CSE 231 - Advanced Compilers
Welcome to CSE 231! All class members are asked to use this web page
to get the latest information.
the SCHEDULE to see when your paper is scheduled! All links now are active.
Also check out information on how what to prepare for the discussion you are leading, and how to write paper reviews here.
This course focuses on the analysis and optimization
phases of compilers.
Lecture Times and Location
Monday and Thursday at 4:15 - 5:35 pm, in APM 4882
The first half of the class will cover advanced compiling from the
recommended text, Advanced Compiler Design and
Implementation} by Steven S. Muchnick, 1997, Morgan Kaufmann
with lectures mainly from chapters 7, 8, 9, 11,
12, 13, and 14. ( You needn't buy the book.)
In the second half, we will be discussing papers which we have all
read in advance of the class. The papers will be taken from the
``classics'' as well as some recent papers taken from selected topics,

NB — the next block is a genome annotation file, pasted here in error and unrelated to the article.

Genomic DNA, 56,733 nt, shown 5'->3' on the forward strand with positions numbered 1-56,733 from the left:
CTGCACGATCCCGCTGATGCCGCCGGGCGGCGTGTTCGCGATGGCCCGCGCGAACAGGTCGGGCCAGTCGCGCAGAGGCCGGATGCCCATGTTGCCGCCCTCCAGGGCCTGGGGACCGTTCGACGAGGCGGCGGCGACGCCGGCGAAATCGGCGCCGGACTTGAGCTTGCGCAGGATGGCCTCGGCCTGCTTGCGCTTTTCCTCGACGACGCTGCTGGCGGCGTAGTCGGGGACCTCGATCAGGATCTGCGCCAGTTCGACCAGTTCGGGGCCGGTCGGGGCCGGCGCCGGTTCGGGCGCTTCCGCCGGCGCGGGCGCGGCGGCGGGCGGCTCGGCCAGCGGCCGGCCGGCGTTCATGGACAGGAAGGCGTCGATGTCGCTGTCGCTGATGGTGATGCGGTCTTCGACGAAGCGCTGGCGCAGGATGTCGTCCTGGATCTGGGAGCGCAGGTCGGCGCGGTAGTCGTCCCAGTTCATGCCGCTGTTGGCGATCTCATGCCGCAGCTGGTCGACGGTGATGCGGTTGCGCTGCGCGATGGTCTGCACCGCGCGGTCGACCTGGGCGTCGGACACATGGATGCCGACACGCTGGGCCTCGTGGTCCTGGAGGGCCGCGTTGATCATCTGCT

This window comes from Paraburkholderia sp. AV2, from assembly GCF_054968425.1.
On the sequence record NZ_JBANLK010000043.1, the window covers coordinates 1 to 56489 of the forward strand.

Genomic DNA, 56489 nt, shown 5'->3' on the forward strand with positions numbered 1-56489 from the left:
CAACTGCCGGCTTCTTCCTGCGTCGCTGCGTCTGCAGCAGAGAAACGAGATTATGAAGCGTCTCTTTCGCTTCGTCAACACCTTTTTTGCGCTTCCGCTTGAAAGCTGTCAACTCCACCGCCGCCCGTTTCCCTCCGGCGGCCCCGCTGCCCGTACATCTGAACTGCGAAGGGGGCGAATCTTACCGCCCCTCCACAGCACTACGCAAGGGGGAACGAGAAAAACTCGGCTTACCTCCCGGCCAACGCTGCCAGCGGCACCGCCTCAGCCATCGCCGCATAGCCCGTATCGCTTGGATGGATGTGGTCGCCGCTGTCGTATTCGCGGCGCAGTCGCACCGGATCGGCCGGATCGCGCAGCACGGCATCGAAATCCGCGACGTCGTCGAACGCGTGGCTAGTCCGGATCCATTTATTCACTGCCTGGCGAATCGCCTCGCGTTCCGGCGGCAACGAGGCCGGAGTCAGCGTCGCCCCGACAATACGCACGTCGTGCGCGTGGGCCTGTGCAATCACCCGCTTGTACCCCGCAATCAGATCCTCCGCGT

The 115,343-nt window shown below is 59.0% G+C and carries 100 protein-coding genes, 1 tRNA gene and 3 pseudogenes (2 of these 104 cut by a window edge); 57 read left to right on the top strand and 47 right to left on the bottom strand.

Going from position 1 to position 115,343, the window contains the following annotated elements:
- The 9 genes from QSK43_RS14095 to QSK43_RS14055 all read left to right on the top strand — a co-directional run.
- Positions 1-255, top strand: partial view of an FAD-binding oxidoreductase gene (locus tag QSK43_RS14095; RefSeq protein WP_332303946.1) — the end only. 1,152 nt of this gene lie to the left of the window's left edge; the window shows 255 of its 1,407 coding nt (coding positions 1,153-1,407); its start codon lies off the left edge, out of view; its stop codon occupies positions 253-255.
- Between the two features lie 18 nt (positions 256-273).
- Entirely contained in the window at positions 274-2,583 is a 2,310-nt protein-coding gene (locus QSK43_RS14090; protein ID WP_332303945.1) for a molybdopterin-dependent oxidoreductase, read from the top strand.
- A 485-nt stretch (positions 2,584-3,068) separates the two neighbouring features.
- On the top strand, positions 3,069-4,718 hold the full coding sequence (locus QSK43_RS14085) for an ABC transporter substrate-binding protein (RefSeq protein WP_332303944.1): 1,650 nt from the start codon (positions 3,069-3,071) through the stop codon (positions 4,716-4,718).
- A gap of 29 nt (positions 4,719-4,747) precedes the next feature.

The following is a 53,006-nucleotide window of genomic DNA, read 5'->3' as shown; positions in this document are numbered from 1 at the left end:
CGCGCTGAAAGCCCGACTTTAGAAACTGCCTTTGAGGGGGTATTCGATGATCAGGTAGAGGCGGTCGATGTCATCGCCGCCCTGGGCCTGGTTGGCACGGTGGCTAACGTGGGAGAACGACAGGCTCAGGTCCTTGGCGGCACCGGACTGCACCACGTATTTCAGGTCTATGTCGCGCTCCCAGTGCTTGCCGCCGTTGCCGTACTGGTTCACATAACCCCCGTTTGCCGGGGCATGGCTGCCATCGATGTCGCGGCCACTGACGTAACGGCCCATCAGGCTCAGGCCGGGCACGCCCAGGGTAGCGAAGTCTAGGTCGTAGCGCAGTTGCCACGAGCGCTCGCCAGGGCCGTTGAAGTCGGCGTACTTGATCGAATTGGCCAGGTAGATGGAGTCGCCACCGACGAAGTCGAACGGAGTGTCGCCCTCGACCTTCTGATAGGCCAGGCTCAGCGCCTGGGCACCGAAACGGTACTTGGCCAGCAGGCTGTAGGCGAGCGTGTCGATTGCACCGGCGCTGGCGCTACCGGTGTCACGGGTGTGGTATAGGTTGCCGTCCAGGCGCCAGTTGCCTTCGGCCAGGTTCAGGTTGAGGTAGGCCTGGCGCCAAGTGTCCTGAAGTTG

such as empirical-driven optimization guidance; performance models for
optimization guidance; machine-learning approaches to optimization;
meta-compilation; and runtime optimization. Class members will take
turns leading discussions. Each week, when not leading a class
discussion, you will in addition write a critical review of one of the
papers discussed that week. In addition, students will do (small)
projects of their own choosing.
Class Requirements and Grading
Homeworks covering the text (20 %)
Class participation and leading discussions on papers (20%)
Weekly critical reviews of papers (20%)
Project of your choice (40%)
Your project can take one of three forms:
A survey of major research results in a particular area related
to the course. You will need to identify the area, propose a set of
8-10 papers, and write a 6-10 page report.
A proposal for new research related to the course. You will
need to identify the area, propose a set of 4-5 papers as background,
and write a 6-10 page report describing and justifying the problem or
question that you are proposing, and outlining a method for
approaching the problem.
An implementation or experiments extending the work of a chosen
paper. You will need to identify the paper, propose a set of
experiments or implementation, and write a 4-5 page report describing
your problem, your implementation, and the results.